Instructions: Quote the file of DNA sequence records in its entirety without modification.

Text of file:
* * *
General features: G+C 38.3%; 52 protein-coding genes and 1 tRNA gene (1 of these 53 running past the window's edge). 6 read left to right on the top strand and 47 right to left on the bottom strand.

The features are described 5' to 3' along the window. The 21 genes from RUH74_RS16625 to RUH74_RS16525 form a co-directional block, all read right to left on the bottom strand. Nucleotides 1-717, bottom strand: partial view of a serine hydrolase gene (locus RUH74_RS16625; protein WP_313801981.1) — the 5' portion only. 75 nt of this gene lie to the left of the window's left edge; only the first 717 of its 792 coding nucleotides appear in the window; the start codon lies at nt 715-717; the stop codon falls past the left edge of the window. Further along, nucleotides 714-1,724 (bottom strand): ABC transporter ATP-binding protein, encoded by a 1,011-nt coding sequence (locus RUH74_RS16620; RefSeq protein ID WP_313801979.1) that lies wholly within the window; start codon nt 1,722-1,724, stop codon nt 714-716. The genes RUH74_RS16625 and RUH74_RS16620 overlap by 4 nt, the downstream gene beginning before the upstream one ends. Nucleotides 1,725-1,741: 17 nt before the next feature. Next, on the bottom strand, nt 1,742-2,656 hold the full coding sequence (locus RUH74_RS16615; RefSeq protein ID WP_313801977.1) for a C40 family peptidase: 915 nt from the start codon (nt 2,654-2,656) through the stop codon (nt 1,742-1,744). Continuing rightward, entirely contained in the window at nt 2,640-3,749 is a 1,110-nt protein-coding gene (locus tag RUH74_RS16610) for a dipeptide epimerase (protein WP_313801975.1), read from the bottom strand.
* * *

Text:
General features: G+C 38.3%; 52 protein-coding genes and 1 tRNA gene (1 of these 53 running past the window's edge). 6 read left to right on the top strand and 47 right to left on the bottom strand.

The features are described 5' to 3' along the window. The 21 genes from RUH74_RS16625 to RUH74_RS16525 form a co-directional block, all read right to left on the bottom strand. Nucleotides 1-717, bottom strand: partial view of a serine hydrolase gene (locus RUH74_RS16625; protein WP_313801981.1) — the 5' portion only. 75 nt of this gene lie to the left of the window's left edge; only the first 717 of its 792 coding nucleotides appear in the window; the start codon lies at nt 715-717; the stop codon falls past the left edge of the window. Further along, nucleotides 714-1,724 (bottom strand): ABC transporter ATP-binding protein, encoded by a 1,011-nt coding sequence (locus RUH74_RS16620; RefSeq protein ID WP_313801979.1) that lies wholly within the window; start codon nt 1,722-1,724, stop codon nt 714-716. The genes RUH74_RS16625 and RUH74_RS16620 overlap by 4 nt, the downstream gene beginning before the upstream one ends. Nucleotides 1,725-1,741: 17 nt before the next feature. Next, on the bottom strand, nt 1,742-2,656 hold the full coding sequence (locus RUH74_RS16615; RefSeq protein ID WP_313801977.1) for a C40 family peptidase: 915 nt from the start codon (nt 2,654-2,656) through the stop codon (nt 1,742-1,744). Continuing rightward, entirely contained in the window at nt 2,640-3,749 is a 1,110-nt protein-coding gene (locus tag RUH74_RS16610) for a dipeptide epimerase (protein WP_313801975.1), read from the bottom strand.